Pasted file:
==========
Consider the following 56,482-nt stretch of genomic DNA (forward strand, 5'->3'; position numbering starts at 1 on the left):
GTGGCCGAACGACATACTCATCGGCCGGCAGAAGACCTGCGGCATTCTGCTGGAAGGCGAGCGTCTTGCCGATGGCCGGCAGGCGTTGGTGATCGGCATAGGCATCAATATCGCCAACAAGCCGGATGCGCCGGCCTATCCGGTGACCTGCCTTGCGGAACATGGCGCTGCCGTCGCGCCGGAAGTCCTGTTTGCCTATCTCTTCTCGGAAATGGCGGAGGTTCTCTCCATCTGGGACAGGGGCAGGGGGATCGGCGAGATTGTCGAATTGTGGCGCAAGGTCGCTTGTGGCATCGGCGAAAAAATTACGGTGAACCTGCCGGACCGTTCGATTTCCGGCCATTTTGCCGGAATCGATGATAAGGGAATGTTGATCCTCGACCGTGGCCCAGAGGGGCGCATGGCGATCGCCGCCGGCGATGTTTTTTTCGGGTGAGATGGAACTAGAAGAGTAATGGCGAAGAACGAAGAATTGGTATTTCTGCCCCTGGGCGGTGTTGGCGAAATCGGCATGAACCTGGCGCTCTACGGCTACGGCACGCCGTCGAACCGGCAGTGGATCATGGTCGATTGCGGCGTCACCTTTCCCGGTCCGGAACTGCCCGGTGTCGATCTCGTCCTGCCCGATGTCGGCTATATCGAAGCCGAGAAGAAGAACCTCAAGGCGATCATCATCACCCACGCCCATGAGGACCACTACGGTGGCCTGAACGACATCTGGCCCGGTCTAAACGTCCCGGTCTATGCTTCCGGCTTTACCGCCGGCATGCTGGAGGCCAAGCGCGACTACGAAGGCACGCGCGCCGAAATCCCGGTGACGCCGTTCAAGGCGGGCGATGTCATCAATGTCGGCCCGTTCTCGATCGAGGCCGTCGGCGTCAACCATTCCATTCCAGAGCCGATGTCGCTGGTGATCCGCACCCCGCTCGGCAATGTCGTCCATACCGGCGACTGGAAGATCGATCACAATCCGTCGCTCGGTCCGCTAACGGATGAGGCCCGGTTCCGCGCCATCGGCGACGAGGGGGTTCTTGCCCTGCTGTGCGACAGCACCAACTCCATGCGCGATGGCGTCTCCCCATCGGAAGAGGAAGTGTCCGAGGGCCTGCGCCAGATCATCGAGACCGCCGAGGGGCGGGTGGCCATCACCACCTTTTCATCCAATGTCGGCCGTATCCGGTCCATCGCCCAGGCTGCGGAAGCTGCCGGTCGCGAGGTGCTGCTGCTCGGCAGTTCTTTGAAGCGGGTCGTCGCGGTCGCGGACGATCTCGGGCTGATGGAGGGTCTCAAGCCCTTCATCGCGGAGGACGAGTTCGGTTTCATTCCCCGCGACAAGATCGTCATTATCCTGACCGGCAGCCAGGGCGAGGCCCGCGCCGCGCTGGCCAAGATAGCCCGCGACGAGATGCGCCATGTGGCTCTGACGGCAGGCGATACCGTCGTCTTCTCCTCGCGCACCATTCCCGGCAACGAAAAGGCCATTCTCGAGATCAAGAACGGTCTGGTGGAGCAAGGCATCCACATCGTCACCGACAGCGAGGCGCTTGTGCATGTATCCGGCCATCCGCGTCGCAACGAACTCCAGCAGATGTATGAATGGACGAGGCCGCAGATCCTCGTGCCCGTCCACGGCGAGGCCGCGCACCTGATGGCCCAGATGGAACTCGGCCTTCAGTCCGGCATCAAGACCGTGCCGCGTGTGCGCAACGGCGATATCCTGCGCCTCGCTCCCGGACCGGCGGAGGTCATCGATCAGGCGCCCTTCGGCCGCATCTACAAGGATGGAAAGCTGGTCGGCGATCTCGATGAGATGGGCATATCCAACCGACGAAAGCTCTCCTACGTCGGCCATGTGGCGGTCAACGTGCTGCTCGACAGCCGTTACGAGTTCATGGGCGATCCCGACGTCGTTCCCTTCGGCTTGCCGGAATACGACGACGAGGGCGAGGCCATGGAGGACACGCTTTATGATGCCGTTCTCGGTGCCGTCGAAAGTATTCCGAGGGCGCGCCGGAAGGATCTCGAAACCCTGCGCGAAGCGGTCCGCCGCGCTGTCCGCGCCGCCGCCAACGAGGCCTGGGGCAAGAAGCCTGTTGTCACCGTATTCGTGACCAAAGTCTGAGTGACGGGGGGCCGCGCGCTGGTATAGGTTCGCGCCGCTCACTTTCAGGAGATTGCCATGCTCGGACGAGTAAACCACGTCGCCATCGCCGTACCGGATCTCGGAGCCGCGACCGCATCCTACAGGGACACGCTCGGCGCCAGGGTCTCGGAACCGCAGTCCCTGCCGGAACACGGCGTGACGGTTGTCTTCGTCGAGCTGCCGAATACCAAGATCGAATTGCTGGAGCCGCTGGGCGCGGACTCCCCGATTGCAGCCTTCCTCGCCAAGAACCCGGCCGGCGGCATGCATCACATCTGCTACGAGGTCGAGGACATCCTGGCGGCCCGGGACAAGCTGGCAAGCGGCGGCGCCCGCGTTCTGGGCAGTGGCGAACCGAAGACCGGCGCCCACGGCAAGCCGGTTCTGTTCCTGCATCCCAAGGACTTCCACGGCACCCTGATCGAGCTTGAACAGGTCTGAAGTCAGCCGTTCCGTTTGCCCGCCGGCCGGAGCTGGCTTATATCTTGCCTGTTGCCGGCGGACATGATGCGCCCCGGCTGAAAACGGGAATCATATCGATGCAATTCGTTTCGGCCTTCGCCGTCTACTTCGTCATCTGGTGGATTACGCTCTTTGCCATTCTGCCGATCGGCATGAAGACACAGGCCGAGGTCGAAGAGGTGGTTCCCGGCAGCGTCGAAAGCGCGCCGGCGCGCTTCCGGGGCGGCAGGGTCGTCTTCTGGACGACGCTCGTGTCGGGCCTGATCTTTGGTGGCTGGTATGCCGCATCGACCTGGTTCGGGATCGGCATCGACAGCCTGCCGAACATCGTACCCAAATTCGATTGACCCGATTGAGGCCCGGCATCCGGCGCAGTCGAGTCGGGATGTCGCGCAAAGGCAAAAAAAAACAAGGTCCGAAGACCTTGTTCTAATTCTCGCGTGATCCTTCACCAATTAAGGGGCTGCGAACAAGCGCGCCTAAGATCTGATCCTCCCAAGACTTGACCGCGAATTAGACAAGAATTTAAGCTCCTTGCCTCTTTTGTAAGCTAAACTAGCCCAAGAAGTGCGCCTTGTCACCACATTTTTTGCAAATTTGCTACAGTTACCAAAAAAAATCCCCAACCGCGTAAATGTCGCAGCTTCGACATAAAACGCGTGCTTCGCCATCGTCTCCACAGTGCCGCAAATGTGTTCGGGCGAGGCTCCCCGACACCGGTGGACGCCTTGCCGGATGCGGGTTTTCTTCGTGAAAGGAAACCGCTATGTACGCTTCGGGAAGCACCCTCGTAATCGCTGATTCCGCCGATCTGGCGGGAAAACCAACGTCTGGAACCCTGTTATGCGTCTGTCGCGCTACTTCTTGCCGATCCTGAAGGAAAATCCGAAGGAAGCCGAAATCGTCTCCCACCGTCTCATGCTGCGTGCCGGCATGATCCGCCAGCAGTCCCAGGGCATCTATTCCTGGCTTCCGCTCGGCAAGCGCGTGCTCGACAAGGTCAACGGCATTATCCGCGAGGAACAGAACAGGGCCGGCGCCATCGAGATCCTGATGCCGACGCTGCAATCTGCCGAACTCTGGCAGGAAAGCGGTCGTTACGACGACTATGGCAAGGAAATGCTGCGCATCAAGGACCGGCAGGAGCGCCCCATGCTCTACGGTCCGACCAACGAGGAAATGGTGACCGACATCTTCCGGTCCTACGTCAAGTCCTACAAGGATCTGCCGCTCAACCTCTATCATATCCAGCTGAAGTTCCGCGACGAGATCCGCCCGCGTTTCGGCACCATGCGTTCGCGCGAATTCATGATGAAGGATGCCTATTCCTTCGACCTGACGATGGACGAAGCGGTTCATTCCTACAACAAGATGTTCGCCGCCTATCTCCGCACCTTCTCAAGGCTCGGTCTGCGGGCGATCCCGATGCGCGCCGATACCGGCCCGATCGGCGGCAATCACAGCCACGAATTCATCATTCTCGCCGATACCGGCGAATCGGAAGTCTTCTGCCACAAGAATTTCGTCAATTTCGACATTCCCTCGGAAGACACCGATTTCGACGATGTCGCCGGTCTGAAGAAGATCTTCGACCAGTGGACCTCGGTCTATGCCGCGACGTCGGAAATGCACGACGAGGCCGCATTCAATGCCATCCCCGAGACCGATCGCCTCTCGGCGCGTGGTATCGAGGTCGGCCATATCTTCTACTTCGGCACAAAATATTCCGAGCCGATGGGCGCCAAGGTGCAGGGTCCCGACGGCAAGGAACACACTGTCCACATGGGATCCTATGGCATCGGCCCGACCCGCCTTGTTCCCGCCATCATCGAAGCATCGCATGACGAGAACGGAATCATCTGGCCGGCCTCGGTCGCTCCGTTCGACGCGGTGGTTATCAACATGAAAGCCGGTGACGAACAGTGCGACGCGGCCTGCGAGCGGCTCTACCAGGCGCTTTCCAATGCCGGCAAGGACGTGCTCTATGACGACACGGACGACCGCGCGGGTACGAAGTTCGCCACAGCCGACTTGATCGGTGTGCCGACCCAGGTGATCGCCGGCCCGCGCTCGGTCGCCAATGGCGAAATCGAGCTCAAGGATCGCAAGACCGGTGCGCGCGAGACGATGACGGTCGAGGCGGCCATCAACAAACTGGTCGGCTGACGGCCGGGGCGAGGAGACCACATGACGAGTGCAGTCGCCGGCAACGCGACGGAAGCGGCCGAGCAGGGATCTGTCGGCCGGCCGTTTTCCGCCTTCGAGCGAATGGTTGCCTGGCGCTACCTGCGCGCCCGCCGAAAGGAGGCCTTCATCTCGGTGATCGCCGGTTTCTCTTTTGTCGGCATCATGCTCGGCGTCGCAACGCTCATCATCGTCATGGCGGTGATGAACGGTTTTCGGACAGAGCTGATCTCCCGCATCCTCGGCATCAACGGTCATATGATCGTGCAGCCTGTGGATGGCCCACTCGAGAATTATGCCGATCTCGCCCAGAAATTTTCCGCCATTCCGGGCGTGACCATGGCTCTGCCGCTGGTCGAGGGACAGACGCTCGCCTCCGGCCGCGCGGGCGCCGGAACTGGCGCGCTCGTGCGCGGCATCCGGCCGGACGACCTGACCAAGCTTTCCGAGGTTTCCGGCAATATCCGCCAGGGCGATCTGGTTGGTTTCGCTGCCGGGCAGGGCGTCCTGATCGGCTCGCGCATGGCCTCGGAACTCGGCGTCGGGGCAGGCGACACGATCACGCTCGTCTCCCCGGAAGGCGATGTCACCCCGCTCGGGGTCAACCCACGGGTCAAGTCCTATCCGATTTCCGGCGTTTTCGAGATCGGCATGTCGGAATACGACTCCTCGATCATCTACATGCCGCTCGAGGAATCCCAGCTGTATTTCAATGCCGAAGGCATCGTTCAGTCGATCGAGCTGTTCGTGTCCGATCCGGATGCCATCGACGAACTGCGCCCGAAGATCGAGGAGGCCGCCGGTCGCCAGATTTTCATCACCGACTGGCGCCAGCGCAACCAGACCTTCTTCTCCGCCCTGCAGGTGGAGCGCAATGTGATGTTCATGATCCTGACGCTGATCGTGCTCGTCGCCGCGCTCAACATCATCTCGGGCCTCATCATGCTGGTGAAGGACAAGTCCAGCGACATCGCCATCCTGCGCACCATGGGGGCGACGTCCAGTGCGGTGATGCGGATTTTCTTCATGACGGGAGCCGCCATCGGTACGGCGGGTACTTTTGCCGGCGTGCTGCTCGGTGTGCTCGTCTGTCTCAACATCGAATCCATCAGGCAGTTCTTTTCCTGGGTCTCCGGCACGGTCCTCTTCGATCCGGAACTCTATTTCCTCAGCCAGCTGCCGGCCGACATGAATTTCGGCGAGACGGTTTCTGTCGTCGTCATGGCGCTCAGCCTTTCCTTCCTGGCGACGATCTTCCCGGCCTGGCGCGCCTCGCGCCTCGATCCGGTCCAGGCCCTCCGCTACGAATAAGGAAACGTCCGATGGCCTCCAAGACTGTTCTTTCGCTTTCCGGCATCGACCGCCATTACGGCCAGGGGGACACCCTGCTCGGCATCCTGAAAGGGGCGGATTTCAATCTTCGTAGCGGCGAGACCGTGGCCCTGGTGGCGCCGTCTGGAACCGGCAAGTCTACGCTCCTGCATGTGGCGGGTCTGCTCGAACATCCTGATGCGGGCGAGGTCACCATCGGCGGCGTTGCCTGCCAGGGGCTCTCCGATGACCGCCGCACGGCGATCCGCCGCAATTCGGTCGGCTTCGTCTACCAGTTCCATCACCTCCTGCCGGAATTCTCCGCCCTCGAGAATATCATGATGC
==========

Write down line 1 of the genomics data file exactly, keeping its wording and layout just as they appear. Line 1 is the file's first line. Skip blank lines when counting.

Consider the following 56,482-nt stretch of genomic DNA (forward strand, 5'->3'; position numbering starts at 1 on the left):